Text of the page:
“One of the Good Ones” by Shavahn Dorris-Jefferson

Shavahn Dorris-Jefferson


To their surprise, the prince was a black man—fresh
kicks, flat lips, tight crown coiled around his head.
Still, they loved him. Though everything made it

difficult. Wasn’t it an uncle who said they’re savages?
And what about the stories of how they loot and kill
then step over their dead? But thoughts of him

gave them comfort. Something they could cling to
when they weren’t clinging to their purses, something
they could hold when they weren’t violently pulling

their children away. But a prince is just a man, and a man
is just an animal cloaked in skin. That’s what I tell my son
when the prince wounds and is wounded. I cup his brown

face in my hands and say, Baby, you don’t have to be perfect,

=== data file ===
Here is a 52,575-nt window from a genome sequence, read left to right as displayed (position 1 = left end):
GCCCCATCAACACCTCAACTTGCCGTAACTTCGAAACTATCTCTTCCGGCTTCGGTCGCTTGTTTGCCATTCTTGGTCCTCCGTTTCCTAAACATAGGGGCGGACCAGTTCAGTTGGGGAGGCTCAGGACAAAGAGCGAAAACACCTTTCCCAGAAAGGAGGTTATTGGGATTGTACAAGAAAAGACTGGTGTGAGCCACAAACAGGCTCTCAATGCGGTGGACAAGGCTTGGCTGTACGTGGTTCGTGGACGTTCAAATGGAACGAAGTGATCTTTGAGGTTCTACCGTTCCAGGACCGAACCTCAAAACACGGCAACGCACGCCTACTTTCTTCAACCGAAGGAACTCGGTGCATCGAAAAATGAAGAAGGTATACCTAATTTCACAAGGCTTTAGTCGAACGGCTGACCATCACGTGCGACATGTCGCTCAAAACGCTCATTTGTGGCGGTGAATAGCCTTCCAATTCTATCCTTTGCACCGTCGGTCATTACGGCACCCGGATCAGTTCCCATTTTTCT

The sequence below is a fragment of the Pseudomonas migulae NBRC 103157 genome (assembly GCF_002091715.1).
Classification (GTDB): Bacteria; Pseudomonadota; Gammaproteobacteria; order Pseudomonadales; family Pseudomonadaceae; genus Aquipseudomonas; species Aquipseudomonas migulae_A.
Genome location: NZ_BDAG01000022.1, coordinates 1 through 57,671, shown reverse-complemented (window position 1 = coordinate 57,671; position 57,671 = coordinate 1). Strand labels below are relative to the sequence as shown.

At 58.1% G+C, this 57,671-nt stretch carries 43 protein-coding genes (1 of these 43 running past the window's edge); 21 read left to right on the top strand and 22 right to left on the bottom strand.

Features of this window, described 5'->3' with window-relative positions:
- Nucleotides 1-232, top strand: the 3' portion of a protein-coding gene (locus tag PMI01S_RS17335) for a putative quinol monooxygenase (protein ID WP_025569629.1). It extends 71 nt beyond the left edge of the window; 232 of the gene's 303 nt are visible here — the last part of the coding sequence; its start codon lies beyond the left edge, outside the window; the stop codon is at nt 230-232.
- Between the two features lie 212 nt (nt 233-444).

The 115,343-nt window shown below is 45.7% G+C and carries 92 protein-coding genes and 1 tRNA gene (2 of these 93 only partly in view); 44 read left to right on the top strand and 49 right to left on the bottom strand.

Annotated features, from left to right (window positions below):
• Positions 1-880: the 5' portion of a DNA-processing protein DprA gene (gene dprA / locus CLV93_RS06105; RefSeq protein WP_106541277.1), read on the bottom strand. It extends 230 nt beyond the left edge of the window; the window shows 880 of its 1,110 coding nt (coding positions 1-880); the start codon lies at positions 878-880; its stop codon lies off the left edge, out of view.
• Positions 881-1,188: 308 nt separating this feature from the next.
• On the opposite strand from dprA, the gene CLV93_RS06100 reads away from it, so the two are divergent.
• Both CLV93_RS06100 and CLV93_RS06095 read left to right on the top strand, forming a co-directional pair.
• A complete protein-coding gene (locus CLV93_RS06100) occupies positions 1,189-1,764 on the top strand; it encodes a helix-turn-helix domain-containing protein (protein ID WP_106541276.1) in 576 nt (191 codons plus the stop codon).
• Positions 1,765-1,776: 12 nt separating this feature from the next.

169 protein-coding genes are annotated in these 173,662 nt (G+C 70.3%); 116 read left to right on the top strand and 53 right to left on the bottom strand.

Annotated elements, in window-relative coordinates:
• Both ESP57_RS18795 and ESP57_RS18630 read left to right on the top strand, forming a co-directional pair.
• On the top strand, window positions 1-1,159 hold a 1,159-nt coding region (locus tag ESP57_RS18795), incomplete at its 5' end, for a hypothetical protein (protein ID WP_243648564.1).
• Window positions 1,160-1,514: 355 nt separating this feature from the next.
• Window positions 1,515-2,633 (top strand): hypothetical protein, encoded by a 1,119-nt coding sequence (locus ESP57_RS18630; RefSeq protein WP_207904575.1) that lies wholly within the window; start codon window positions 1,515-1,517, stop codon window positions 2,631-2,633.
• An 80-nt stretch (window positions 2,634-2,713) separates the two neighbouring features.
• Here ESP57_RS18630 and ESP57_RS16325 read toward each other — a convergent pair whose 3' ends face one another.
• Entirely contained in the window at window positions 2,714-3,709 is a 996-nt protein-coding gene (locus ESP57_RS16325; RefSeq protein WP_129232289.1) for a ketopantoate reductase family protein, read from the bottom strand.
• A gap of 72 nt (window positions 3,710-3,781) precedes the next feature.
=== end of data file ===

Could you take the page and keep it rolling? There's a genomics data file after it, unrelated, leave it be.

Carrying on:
which must be what they tell their sons when they storm
the castle, when they try to take over the world.

from Poets Respond
April 3, 2022


Shavahn Dorris-Jefferson: “The commentary, online and elsewhere, about the slap at the Oscars is troubling on many levels, but what has been most disturbing is when people suggest that Will Smith’s behavior somehow reflects badly on all black people. I read one post by a black man that said white people saw him as ‘one of the good ones,’ as if Smith took away white people’s ability to feel good about liking at least one of us. Even Kareem Abdul-Jabbar suggested that Smith’s actions were a ‘direct hit’ to the black community. It’s disheartening that many white people perpetuate the idea that black people are a monolith, but it’s even worse when black people buy into that narrative. Just recently, we’ve seen white people try to overthrow the government, and a white man just invaded another country for what seems like no reason at all. And yet we don’t say, ‘See what they did. That’s just how white people are.’ When white people behave badly, we don’t paint with such broad strokes, and we are much more forgiving.” (web)

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